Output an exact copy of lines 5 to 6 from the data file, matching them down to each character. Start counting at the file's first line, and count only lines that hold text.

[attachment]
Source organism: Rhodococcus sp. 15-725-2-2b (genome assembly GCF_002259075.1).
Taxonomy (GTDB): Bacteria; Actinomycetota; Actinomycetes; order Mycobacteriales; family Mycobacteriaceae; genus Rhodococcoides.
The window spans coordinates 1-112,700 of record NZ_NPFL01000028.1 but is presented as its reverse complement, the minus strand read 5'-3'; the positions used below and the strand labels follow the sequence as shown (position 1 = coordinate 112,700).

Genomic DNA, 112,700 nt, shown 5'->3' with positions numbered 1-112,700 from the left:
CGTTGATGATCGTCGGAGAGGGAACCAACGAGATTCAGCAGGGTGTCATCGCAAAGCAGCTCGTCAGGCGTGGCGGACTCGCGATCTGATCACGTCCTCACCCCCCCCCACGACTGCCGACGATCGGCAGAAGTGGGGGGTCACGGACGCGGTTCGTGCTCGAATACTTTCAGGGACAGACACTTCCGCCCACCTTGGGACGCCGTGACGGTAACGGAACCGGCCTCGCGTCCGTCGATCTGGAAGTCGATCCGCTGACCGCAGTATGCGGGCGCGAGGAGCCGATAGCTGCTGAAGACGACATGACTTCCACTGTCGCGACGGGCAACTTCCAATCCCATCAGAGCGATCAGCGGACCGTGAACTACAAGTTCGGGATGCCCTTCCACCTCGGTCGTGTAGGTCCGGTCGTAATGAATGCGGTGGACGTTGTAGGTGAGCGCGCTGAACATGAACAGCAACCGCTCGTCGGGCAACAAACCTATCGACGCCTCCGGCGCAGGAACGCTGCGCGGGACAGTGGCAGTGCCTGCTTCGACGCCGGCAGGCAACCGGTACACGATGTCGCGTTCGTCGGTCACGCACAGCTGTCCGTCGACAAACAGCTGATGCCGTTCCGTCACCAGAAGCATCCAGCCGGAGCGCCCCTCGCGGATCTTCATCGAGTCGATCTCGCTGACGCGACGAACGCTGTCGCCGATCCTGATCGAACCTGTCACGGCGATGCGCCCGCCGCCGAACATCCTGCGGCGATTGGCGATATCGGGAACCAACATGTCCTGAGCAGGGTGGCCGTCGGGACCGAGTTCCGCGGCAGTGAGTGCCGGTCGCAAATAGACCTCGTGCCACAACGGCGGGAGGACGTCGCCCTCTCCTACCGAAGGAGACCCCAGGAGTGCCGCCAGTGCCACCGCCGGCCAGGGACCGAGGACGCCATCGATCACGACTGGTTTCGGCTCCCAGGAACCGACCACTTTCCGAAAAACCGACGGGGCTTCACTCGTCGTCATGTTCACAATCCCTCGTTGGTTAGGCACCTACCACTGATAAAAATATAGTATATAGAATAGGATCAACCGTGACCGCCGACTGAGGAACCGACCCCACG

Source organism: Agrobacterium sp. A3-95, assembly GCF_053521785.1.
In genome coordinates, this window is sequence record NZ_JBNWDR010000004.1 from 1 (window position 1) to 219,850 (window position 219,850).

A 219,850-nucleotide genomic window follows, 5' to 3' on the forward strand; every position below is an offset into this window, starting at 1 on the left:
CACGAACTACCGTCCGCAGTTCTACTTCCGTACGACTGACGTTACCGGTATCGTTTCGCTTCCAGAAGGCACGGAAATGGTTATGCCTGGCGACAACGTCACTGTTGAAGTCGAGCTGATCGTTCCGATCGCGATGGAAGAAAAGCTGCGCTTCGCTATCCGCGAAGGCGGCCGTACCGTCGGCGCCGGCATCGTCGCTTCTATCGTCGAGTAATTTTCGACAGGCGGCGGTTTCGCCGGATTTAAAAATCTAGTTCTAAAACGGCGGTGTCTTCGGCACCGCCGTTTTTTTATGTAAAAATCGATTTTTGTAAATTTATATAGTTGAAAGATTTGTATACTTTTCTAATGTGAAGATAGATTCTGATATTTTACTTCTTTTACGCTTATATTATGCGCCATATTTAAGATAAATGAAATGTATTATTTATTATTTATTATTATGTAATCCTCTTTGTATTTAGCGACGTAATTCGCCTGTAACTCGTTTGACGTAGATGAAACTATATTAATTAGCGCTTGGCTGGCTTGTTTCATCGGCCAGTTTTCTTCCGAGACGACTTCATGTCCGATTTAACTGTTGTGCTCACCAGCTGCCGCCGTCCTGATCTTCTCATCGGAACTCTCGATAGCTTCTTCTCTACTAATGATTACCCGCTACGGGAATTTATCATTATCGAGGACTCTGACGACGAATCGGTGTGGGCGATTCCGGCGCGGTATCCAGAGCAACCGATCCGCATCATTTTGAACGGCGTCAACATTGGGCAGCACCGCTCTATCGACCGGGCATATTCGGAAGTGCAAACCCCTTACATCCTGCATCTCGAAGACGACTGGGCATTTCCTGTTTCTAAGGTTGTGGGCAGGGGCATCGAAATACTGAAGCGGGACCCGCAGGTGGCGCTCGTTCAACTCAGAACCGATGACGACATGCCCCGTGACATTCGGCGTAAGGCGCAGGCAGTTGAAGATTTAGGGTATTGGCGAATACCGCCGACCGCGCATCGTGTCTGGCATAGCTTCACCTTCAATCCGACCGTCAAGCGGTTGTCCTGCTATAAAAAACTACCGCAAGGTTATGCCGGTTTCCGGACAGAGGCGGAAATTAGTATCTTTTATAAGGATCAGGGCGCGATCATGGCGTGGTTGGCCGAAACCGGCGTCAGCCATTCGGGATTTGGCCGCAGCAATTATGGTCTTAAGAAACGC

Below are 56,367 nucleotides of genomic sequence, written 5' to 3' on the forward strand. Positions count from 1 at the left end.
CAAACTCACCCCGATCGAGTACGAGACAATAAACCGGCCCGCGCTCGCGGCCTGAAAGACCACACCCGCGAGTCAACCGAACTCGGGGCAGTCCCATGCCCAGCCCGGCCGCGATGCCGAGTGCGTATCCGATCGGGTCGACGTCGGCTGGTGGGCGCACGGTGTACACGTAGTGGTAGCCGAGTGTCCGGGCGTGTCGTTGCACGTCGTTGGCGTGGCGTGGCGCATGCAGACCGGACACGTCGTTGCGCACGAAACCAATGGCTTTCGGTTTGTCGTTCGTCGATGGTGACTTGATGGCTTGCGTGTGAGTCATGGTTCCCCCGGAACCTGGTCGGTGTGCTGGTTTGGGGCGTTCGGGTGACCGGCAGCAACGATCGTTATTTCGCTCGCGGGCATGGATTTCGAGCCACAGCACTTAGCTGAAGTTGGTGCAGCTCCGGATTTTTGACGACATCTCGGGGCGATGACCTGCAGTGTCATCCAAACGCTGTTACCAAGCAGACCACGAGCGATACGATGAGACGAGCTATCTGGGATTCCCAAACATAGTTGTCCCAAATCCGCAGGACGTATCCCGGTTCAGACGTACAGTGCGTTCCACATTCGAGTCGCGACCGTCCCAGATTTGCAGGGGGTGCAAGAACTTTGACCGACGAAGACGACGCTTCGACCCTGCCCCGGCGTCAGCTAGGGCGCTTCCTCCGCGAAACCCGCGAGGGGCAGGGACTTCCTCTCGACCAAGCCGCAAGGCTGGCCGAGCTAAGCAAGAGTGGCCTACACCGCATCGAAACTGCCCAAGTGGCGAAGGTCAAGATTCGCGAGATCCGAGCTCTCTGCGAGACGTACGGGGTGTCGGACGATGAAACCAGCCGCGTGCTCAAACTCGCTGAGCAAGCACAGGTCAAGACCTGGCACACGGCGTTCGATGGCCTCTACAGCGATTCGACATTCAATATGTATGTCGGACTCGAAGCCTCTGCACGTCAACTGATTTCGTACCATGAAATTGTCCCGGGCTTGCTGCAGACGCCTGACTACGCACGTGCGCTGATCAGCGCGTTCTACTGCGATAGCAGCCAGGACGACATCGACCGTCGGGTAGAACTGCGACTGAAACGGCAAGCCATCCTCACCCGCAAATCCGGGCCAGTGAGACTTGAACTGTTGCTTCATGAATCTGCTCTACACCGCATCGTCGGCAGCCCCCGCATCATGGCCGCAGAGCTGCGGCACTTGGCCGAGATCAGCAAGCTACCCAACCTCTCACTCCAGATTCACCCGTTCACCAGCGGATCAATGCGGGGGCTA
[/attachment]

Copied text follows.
CGTTGATGATCGTCGGAGAGGGAACCAACGAGATTCAGCAGGGTGTCATCGCAAAGCAGCTCGTCAGGCGTGGCGGACTCGCGATCTGATCACGTCCTCACCCCCCCCCACGACTGCCGACGATCGGCAGAAGTGGGGGGTCACGGACGCGGTTCGTGCTCGAATACTTTCAGGGACAGACACTTCCGCCCACCTTGGGACGCCGTGACGGTAACGGAACCGGCCTCGCGTCCGTCGATCTGGAAGTCGATCCGCTGACCGCAGTATGCGGGCGCGAGGAGCCGATAGCTGCTGAAGACGACATGACTTCCACTGTCGCGACGGGCAACTTCCAATCCCATCAGAGCGATCAGCGGACCGTGAACTACAAGTTCGGGATGCCCTTCCACCTCGGTCGTGTAGGTCCGGTCGTAATGAATGCGGTGGACGTTGTAGGTGAGCGCGCTGAACATGAACAGCAACCGCTCGTCGGGCAACAAACCTATCGACGCCTCCGGCGCAGGAACGCTGCGCGGGACAGTGGCAGTGCCTGCTTCGACGCCGGCAGGCAACCGGTACACGATGTCGCGTTCGTCGGTCACGCACAGCTGTCCGTCGACAAACAGCTGATGCCGTTCCGTCACCAGAAGCATCCAGCCGGAGCGCCCCTCGCGGATCTTCATCGAGTCGATCTCGCTGACGCGACGAACGCTGTCGCCGATCCTGATCGAACCTGTCACGGCGATGCGCCCGCCGCCGAACATCCTGCGGCGATTGGCGATATCGGGAACCAACATGTCCTGAGCAGGGTGGCCGTCGGGACCGAGTTCCGCGGCAGTGAGTGCCGGTCGCAAATAGACCTCGTGCCACAACGGCGGGAGGACGTCGCCCTCTCCTACCGAAGGAGACCCCAGGAGTGCCGCCAGTGCCACCGCCGGCCAGGGACCGAGGACGCCATCGATCACGACTGGTTTCGGCTCCCAGGAACCGACCACTTTCCGAAAAACCGACGGGGCTTCACTCGTCGTCATGTTCACAATCCCTCGTTGGTTAGGCACCTACCACTGATAAAAATATAGTATATAGAATAGGATCAACCGTGACCGCCGACTGAGGAACCGACCCCACG

Source organism: Agrobacterium sp. A3-95, assembly GCF_053521785.1.